And your post has the same failing as Scalzi’s post. He equates white privilege to gravity…a supposed fact, just as you do. Even in the face of hundreds of reasoned comments and statistics to the contrary; instead of engaging, he simply says all of the actual proof (whereas he has none) is irrelevant. White males are the whipping boys of society now, with fewer privileges than any other race or gender. That’s a fact. If they are still successful in spite of that, it is on the basis of actual work and merit, where nearly every other class and race is given handouts and advancements regardless of merit.

  8. Bill Ruhsam
    June 3, 2012

    Bob: I agree. I’m positing the existence of white privilege, and without getting too metaphysical (or philosophical) I will note that your comparison is apt: gravity is a fact, as is white privilege in the U.S.

    I’m curious about the statistics you mentioned. I’m not going to wade through the commentary over at Scalzi’s post to look for them (did that once and I don’t need to do it again) so if you have any particular ones in mind, I’d be delighted to look at it. My apparent unwillingness to accede the possibility that white privilege is a myth comes from a lifetime of paying attention to our great country, and its history. If you have a good argument against it, please bring it forth.

    “White privilege” is a bad term, just like “illegal immigrant”. They both assume the thing they are trying to label. I will acknowledge that fact. There isn’t currently any other easily encapsulated phrase available, like “undocumented immigrant” for the immigration debate.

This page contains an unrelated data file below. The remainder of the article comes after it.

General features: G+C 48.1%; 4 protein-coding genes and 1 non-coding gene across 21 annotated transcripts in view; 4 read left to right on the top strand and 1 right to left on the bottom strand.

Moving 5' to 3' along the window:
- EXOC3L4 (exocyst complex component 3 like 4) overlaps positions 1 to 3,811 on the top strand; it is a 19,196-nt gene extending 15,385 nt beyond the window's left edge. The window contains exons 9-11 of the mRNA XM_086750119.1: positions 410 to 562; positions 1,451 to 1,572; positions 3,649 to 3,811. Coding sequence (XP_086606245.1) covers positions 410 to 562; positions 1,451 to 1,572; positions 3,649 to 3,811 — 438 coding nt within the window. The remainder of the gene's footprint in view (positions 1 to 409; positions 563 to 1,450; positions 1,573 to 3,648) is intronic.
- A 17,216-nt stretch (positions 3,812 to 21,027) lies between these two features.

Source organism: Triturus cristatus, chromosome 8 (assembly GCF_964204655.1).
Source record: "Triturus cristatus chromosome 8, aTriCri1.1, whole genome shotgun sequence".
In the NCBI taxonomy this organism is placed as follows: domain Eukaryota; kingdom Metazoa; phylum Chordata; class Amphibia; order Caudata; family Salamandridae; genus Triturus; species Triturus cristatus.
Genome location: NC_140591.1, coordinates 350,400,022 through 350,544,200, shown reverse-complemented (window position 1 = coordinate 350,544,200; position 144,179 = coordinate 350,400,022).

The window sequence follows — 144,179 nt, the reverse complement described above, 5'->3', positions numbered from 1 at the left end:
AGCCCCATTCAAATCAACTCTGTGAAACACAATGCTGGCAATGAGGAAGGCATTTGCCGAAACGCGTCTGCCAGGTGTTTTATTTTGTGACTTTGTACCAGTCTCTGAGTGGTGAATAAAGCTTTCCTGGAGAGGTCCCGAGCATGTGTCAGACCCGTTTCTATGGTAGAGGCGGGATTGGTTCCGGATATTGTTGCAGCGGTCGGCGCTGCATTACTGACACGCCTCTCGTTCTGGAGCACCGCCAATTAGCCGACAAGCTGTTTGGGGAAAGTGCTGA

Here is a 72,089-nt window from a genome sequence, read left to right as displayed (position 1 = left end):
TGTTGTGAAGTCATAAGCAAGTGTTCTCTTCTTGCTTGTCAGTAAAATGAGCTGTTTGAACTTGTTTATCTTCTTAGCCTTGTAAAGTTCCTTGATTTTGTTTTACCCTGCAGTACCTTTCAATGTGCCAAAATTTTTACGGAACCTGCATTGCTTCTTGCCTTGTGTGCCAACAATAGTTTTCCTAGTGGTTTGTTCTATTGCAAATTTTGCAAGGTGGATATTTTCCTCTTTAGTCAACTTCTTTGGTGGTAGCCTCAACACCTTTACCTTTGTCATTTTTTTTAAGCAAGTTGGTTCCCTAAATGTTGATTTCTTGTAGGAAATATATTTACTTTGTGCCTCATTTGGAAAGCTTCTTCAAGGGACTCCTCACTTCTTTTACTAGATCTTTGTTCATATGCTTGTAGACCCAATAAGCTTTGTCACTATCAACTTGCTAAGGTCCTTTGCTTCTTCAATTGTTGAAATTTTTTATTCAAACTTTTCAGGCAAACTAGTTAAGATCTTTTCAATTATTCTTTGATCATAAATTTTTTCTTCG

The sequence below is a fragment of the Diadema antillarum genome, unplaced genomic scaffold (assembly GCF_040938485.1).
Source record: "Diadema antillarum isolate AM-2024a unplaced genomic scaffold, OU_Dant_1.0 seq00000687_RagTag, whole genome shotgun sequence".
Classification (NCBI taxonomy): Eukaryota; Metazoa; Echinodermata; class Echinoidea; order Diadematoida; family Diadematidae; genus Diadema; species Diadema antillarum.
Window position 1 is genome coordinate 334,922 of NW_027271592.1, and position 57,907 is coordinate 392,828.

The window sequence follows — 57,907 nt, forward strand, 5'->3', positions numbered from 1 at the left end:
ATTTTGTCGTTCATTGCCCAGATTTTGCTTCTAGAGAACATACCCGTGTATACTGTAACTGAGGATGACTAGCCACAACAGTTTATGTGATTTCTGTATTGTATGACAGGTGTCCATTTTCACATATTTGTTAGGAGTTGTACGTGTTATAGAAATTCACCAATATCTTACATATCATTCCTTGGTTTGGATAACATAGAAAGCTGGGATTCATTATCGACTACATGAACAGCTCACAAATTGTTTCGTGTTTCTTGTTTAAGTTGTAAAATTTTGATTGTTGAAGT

Lastly, going back to Scalzi’s post (and outside the discussion that you and I are having right now) I’ll defend the guy by noting that his post never attempted to weight his metaphor with any discussion surrounding the pros or cons of affirmative action or minority preference.

    James: Note that Bob’s comment is a great example of how to call someone’s post stupid without calling them stupid. While it’s a fine line, it’s an important one.

  9. Bob
    June 3, 2012

    (Sorry for reopening this, I didn’t realize this whole controversy is over 2 weeks old now!=))

    One example that comes to mind is the rate at which white males are now going to college, and their graduation rates. In the 60′s, white males made up 70% or so of the graduating classes. I guess that could have been an example of ‘privilege’. Now, white women in some colleges outnumber males more than 2:1, and 60/40 in general; they also graduate at higher rates. While there has been a huge push for ‘women in college’ since the 70′s due to the disparity then…do you really think there will be a huge push for increasing male participation rates in college and programs to go along with it now that they are in the minority? I still see commercials and media campaigns trying to increase women’s college participation, even though they are already in the majority and still growing.

    I guess the bigger issue for me is what is ‘privilege’? Scalzi defines it as life on easy mode. But what makes it easier? I grew up solidly middle class…but was that privilege? Or is it that my father worked 70 hours a week and was on the road 28 days out of 30 to provide for us? Are many of these privilege discussions really talking about the fact that contrary to popular belief, a higher percentage of white males (and everyone else who chooses to) work their asses off for what they have, and earn a decent life? Is it really easier to think it is the luck of the draw and being born white in America that makes people successful? What a rubbish argument. Correlation and causation and all that.